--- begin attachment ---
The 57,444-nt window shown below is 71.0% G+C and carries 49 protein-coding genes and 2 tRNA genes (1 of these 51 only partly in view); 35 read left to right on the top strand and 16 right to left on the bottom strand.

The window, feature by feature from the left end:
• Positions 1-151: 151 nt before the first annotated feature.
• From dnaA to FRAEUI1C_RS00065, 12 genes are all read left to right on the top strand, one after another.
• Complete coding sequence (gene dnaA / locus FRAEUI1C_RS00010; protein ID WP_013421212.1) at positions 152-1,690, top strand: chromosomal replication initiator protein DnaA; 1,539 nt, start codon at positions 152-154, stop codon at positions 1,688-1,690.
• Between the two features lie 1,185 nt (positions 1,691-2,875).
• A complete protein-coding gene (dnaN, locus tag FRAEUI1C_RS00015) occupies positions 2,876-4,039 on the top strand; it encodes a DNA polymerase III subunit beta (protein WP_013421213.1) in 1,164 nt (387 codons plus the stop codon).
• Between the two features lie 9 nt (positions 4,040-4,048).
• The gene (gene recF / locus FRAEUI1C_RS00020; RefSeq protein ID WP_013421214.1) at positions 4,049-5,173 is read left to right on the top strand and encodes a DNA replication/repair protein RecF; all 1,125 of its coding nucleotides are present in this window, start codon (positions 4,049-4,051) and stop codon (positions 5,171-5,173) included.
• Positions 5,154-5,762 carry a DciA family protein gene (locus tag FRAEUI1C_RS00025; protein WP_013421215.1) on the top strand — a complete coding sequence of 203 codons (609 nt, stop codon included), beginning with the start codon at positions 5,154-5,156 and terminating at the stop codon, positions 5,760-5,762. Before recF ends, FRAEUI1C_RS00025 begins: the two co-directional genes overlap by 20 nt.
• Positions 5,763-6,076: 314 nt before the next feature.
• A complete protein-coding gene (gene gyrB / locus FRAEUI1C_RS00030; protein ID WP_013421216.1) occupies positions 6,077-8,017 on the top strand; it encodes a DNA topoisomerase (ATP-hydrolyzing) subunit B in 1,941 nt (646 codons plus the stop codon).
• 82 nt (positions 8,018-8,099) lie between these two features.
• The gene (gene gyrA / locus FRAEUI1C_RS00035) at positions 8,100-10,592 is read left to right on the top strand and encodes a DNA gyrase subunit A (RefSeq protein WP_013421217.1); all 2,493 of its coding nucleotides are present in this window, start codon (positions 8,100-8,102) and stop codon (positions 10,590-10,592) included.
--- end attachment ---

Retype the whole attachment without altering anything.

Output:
The 57,444-nt window shown below is 71.0% G+C and carries 49 protein-coding genes and 2 tRNA genes (1 of these 51 only partly in view); 35 read left to right on the top strand and 16 right to left on the bottom strand.

The window, feature by feature from the left end:
• Positions 1-151: 151 nt before the first annotated feature.
• From dnaA to FRAEUI1C_RS00065, 12 genes are all read left to right on the top strand, one after another.
• Complete coding sequence (gene dnaA / locus FRAEUI1C_RS00010; protein ID WP_013421212.1) at positions 152-1,690, top strand: chromosomal replication initiator protein DnaA; 1,539 nt, start codon at positions 152-154, stop codon at positions 1,688-1,690.
• Between the two features lie 1,185 nt (positions 1,691-2,875).
• A complete protein-coding gene (dnaN, locus tag FRAEUI1C_RS00015) occupies positions 2,876-4,039 on the top strand; it encodes a DNA polymerase III subunit beta (protein WP_013421213.1) in 1,164 nt (387 codons plus the stop codon).
• Between the two features lie 9 nt (positions 4,040-4,048).
• The gene (gene recF / locus FRAEUI1C_RS00020; RefSeq protein ID WP_013421214.1) at positions 4,049-5,173 is read left to right on the top strand and encodes a DNA replication/repair protein RecF; all 1,125 of its coding nucleotides are present in this window, start codon (positions 4,049-4,051) and stop codon (positions 5,171-5,173) included.
• Positions 5,154-5,762 carry a DciA family protein gene (locus tag FRAEUI1C_RS00025; protein WP_013421215.1) on the top strand — a complete coding sequence of 203 codons (609 nt, stop codon included), beginning with the start codon at positions 5,154-5,156 and terminating at the stop codon, positions 5,760-5,762. Before recF ends, FRAEUI1C_RS00025 begins: the two co-directional genes overlap by 20 nt.
• Positions 5,763-6,076: 314 nt before the next feature.
• A complete protein-coding gene (gene gyrB / locus FRAEUI1C_RS00030; protein ID WP_013421216.1) occupies positions 6,077-8,017 on the top strand; it encodes a DNA topoisomerase (ATP-hydrolyzing) subunit B in 1,941 nt (646 codons plus the stop codon).
• 82 nt (positions 8,018-8,099) lie between these two features.
• The gene (gene gyrA / locus FRAEUI1C_RS00035) at positions 8,100-10,592 is read left to right on the top strand and encodes a DNA gyrase subunit A (RefSeq protein WP_013421217.1); all 2,493 of its coding nucleotides are present in this window, start codon (positions 8,100-8,102) and stop codon (positions 10,590-10,592) included.